Allow me to introduce myself. My name is Barry White. I currently reside in Southern California, but I hail from Adelaide, South Australia (please don’t hold this against me). Most people don’t know where Adelaide is, but I bet you do, thanks to this wonderful hobby of ours. Stamp collectors tend to be geographically astute.
My philatelic history is typical. I began collecting as a young lad, back in the 1960s, and stayed with it until cars and girls took over. Then, in my twilight-ish years, I returned to the hobby. I'm pretty sure it’s illegal, at my age, not to have a hobby, and so I am simply abiding.
As a youngster, I collected the world, which I marked off assiduously in my Stanley Gibbons Simplified World Catalog, circa 1965. I had a Seven Seas “Southern Cross”stamp album that housed my stamps, all of which were dutifully attached using scotch tape!
Fast forward to 2005, at which point I had a pretty good Australian collection (sans scotch tape), housed in a Scott Specialty album. I also had a somewhat impressive sprinkling of 19th century British Empire (upon which the sun never sets), mounted on printed pages from Stamp Albums Web. It was around this time that I joined the Orange County Philatelic Society (OCPS), headquartered in Villa Park, California. We meet once a month, usually the afternoon of the second Sunday. Our main activity is a robust auction, with spirited bidding from about 25-30 attendees.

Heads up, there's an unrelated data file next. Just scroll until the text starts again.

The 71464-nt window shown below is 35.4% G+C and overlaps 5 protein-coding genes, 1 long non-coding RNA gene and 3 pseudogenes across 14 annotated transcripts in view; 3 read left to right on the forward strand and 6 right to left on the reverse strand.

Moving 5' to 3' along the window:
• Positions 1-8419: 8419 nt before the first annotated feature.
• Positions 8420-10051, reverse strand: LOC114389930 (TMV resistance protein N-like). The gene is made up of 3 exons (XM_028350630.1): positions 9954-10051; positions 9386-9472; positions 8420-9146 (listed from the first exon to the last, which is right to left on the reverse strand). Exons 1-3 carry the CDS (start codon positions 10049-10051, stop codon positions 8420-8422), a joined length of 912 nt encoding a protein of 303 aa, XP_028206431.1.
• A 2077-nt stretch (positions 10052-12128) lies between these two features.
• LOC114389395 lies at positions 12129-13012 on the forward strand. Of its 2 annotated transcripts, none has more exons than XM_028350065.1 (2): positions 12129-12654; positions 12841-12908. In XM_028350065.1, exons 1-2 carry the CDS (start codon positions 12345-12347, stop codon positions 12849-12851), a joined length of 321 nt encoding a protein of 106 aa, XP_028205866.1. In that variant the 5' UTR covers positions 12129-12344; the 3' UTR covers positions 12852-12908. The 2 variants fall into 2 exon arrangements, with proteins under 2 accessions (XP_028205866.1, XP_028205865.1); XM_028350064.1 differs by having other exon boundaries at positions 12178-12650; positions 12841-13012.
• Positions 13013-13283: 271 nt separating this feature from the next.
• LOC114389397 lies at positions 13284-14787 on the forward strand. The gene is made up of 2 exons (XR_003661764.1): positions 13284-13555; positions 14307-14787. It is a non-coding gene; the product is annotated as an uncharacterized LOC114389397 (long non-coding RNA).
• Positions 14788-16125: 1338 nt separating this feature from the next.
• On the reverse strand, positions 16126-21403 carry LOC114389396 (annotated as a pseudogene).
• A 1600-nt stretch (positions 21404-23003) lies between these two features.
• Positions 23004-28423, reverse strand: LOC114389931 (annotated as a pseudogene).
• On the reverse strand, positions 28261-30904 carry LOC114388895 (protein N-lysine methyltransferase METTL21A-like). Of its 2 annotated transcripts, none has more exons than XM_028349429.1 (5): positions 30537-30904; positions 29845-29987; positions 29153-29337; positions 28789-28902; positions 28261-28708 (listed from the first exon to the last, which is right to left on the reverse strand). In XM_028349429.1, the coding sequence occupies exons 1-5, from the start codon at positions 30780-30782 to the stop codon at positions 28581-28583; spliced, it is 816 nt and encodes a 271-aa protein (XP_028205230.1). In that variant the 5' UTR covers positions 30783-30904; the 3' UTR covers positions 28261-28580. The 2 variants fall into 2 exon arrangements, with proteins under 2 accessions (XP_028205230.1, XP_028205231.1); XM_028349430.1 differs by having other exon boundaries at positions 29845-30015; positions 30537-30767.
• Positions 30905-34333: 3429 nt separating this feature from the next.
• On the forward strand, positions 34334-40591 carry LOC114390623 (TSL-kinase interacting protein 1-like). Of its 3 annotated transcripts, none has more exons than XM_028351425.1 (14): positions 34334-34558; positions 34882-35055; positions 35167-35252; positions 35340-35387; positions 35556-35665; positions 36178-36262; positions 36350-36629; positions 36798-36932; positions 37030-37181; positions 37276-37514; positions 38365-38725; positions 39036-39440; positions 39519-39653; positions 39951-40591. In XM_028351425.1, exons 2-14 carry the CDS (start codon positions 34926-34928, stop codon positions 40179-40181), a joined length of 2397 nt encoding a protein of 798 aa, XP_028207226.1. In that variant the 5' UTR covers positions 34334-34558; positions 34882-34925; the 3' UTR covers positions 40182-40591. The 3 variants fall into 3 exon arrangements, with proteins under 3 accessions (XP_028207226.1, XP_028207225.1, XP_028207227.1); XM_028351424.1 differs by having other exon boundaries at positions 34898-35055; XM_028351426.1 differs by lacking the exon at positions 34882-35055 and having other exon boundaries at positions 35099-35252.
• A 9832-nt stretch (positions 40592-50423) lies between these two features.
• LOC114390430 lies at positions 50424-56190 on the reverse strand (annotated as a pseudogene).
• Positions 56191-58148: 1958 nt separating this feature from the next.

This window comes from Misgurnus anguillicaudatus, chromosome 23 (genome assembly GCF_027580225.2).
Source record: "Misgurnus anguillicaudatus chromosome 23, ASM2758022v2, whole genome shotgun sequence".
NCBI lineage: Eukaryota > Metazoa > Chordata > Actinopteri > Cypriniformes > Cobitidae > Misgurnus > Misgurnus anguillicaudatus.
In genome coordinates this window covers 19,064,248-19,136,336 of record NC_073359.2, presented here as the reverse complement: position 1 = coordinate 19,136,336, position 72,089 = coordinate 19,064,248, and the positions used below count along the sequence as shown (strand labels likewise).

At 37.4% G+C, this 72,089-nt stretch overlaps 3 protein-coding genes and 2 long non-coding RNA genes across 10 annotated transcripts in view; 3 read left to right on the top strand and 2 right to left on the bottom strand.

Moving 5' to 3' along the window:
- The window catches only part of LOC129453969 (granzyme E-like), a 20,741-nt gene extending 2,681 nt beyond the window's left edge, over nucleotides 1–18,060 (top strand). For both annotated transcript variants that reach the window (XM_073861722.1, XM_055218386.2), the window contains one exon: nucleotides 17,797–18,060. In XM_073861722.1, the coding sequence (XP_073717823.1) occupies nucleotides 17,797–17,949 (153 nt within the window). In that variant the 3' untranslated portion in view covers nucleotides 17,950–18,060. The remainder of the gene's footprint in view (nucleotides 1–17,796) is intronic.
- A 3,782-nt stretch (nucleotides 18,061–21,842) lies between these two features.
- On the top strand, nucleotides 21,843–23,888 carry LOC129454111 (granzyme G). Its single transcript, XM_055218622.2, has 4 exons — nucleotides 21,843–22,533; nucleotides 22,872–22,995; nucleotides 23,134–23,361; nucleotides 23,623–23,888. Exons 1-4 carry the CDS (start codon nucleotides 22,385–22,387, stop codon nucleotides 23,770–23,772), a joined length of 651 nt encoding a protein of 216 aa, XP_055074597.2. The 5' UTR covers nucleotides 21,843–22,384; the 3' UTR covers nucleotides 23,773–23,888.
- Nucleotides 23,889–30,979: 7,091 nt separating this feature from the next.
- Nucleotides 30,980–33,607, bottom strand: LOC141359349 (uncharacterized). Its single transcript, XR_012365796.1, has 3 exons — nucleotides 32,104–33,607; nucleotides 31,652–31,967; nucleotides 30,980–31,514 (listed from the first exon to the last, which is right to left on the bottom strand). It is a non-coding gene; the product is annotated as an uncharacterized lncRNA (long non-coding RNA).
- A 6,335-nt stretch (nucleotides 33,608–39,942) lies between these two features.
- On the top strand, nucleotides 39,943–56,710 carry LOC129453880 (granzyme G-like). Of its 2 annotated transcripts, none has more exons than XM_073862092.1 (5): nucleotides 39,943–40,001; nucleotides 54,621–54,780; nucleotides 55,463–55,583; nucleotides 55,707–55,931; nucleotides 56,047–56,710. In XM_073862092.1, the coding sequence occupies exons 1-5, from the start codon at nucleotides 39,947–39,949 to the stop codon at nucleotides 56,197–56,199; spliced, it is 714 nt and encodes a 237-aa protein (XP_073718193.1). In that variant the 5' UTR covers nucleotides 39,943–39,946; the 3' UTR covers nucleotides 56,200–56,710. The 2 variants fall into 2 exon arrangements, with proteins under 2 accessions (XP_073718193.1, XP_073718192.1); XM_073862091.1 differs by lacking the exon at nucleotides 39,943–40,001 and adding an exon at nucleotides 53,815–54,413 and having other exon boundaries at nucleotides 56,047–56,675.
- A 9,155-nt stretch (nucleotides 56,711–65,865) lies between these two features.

At the time I joined the OCPS I was amazed to discover how many worldwide collectors we had in our membership. Sure, when we were kids we all collected the world, but I had assumed that in the 21st century, it would be an impossible task. But no. There they were, a whole bunch of what I now call “Worldies,” hard at it tackling the entire planet!
For a few years I marveled at this. I did not understand how anyone could take on such a daunting task, and when I tentatively asked a few, their replies were somewhat vague and a little unsatisfying. Eventually, I had no choice but to sate my curiosity by joining them. The date? March 25th, 2009.
I became a Worldie.
Some of the more erudite members of the OCPS expressed displeasure at my choice to collect the world in favor of specializing. I explained to them that I am on a pretty strict budget these days. I can spend $500 a month buying one stamp for my Australian collection (which is only missing some elusive high value Kangaroos, a few nasty postage dues, and miscellaneous funky watermarks), or buying a ton of worldwide stamps. And here's the kicker: I get just as much pleasure putting a minimum value stamp into my collection as I do an expensive one, and the thrill of the chase is comparable.
I wonder how many of you out there are candidates to become Worldies? Here's a few “teaser” questions for your consideration:
Are you fascinated by other people’s collections?
Do you enjoy “just looking at stamps,” even though they are not in your field of specialty?
Do you like having lots of stamps, or would you prefer lots and lots of stamps?
Are you on a strict budget, and can no longer afford those expensive stamps missing from your collections?
Are you feeling “philatelically restless?”
Are you up for a huge challenge?
Answer “yes” to any/all of these, and you could be ready to join me!
In my upcoming columns I plan to take on the lighter side of philately, laced with gentle philosophy and a sprinkling of humor. I am, after all, a “true blue” (Aussie slang for “real”) Worldie!